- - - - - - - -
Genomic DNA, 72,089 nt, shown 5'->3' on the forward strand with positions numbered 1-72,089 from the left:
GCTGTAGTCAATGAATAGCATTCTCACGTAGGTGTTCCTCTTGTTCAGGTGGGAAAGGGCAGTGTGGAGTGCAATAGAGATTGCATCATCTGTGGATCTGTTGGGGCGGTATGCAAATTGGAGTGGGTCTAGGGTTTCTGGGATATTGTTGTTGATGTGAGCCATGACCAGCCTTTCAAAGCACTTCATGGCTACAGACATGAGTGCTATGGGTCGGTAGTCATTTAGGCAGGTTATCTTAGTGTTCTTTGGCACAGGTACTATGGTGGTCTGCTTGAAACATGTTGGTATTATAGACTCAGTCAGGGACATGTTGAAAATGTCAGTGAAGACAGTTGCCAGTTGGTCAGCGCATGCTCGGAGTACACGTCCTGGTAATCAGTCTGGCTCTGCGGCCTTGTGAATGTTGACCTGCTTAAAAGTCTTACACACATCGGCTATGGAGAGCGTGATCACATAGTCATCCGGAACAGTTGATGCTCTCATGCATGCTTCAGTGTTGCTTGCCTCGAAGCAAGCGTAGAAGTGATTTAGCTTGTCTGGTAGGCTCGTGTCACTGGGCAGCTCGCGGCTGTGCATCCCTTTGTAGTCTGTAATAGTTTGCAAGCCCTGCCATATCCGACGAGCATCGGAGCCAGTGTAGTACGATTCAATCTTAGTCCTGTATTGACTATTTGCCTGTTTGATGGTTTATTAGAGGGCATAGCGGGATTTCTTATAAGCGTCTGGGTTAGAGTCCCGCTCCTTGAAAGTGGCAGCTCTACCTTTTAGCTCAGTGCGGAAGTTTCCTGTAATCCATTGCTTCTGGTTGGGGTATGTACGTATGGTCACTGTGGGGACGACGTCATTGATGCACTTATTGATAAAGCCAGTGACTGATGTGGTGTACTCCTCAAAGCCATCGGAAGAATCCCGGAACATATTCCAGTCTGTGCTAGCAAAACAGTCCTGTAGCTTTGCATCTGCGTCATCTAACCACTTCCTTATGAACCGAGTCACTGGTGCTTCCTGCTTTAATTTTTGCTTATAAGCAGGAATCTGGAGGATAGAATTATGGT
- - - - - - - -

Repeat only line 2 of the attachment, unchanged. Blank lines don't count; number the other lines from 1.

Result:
GCTGTAGTCAATGAATAGCATTCTCACGTAGGTGTTCCTCTTGTTCAGGTGGGAAAGGGCAGTGTGGAGTGCAATAGAGATTGCATCATCTGTGGATCTGTTGGGGCGGTATGCAAATTGGAGTGGGTCTAGGGTTTCTGGGATATTGTTGTTGATGTGAGCCATGACCAGCCTTTCAAAGCACTTCATGGCTACAGACATGAGTGCTATGGGTCGGTAGTCATTTAGGCAGGTTATCTTAGTGTTCTTTGGCACAGGTACTATGGTGGTCTGCTTGAAACATGTTGGTATTATAGACTCAGTCAGGGACATGTTGAAAATGTCAGTGAAGACAGTTGCCAGTTGGTCAGCGCATGCTCGGAGTACACGTCCTGGTAATCAGTCTGGCTCTGCGGCCTTGTGAATGTTGACCTGCTTAAAAGTCTTACACACATCGGCTATGGAGAGCGTGATCACATAGTCATCCGGAACAGTTGATGCTCTCATGCATGCTTCAGTGTTGCTTGCCTCGAAGCAAGCGTAGAAGTGATTTAGCTTGTCTGGTAGGCTCGTGTCACTGGGCAGCTCGCGGCTGTGCATCCCTTTGTAGTCTGTAATAGTTTGCAAGCCCTGCCATATCCGACGAGCATCGGAGCCAGTGTAGTACGATTCAATCTTAGTCCTGTATTGACTATTTGCCTGTTTGATGGTTTATTAGAGGGCATAGCGGGATTTCTTATAAGCGTCTGGGTTAGAGTCCCGCTCCTTGAAAGTGGCAGCTCTACCTTTTAGCTCAGTGCGGAAGTTTCCTGTAATCCATTGCTTCTGGTTGGGGTATGTACGTATGGTCACTGTGGGGACGACGTCATTGATGCACTTATTGATAAAGCCAGTGACTGATGTGGTGTACTCCTCAAAGCCATCGGAAGAATCCCGGAACATATTCCAGTCTGTGCTAGCAAAACAGTCCTGTAGCTTTGCATCTGCGTCATCTAACCACTTCCTTATGAACCGAGTCACTGGTGCTTCCTGCTTTAATTTTTGCTTATAAGCAGGAATCTGGAGGATAGAATTATGGT